“We also want to encourage everyone to help save the environment by using DalesBus to reduce their travel carbon emissions. Every ticket sold and every penny raised will go towards keeping these icon bus services to the Yorkshire Dales”.

Headline act will be The Hall Brothers and John Carey who perform at folk festivals and clubs throughout the country. They will be supported by equally popular local groups Keepers Wood and Hazjak, and the evening will be hosted by Muppett well-known local impresario and DalesBus enthusiast. All artists are giving their performances for free to support DalesBus.

The event will take place at Coopers Bar, Otley Road, Guiseley, and doors will open at 7pm for a 7.30pm start. Tickets at £10 can be purchased on the door on the night or in advance by contacting Muppett on 07814601980.

A RECORD -breaking 329 million people in 124 countries tuned in to watch the 2019 UCI Road World Championships last September, it has been announced by Welcome to Yorkshire.

Global viewing figures increased 31 per cent, up from 250 million the previous year, and the event -which saw two of the event races coming into Craven - was broadcast to 24 more countries than in 2018.

The Yorkshire event was only the fourth time the UCI Road World Championships have been held in Great Britain, and the first time since 1982.

Chairman of Yorkshire 2019 Chris Pilling said: “These are fantastic figures which far exceed our initial broadcast expectations. We pledged we would showcase Yorkshire to 250 million people across the globe, so to reach 329 million in 124 countries is very satisfying. We delivered an inclusive, innovative and inspiring championships which I have no doubt will attract new visitors to our beautiful county for many years to come.”

COULD these daffodils, left, pictured on Sunday, January 26 near Horton in Craven be the earliest daffs in Craven? There seems to be plenty of snowdrops sighted, and daffodil leaves, but these were not far off bursting into flower. Shame the weather turned nasty just a couple of days later and very likely killed them off.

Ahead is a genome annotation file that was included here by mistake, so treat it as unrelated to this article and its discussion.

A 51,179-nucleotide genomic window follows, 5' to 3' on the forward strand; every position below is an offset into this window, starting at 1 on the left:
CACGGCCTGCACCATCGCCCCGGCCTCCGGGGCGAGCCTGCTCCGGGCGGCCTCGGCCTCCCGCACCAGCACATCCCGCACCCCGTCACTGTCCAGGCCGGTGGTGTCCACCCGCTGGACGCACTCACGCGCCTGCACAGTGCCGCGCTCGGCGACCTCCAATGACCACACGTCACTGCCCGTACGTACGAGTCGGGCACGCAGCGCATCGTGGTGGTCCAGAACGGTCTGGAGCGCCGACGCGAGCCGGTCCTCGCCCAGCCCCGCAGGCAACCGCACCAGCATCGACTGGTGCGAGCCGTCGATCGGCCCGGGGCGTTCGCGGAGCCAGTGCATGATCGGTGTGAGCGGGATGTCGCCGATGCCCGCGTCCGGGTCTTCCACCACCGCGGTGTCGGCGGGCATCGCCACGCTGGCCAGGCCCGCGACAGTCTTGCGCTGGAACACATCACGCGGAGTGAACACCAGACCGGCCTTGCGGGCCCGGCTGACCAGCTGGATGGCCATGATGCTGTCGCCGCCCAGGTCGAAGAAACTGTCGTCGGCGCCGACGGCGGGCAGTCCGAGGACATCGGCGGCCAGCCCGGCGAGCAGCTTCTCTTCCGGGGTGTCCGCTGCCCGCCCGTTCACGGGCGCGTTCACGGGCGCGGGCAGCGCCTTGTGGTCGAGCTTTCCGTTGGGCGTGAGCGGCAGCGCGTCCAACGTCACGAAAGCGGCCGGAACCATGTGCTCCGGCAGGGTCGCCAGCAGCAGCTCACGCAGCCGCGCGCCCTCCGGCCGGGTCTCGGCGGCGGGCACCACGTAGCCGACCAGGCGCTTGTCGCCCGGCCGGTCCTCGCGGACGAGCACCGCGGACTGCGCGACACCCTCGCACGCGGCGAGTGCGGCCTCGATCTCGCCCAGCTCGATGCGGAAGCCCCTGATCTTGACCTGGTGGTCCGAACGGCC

ANYONE up early enough on a recent Sunday may well have heard Sam Moorhouse of Hesper Farm, Bell Busk, talking about his skyr dairy product on BBC Radio 4’s ‘On Your Farm’ programme.

Sam was the first in Britain to start producing skyr, an Icelandic cultured dairy product, with the consistency of Greek yoghurt, but with a milder flavour.

The low fat, high protein, skyr has been part of Icelandic cuisine for centuries, and as part of his research, Sam took himself off to Iceland tolearnfrom the masters. He has now - with the help of the family’s award winning Aireburn herd - been making skyr since 2005 and is still the only farm making it using British milk and an original Icelandic culture.

Sam has recently joined forces with David Hird and Yockenthwaite Farm (pictured ) with a skyr and granola snack pot. Hesper Farm’s products can be found at supermarkets and other outlets, including Morrisons, Booths and Keelham Farm Shop.

BENTHAM Town Council is on the look out for people with specialist knowledge or practical skills to volunteer in times of emergency. In the latest edition of Bentham News, Christine Downey, town clerk, writes that the council is working to complete its community emergency plan. The plan will identify procedures to be adopted in the event of a ‘major incident’ ‘occurring in Bentham. Emergency plans, she writes, work best when they make use of existing organisations and local knowledge, and with that in mind, the council is asking people to step forward.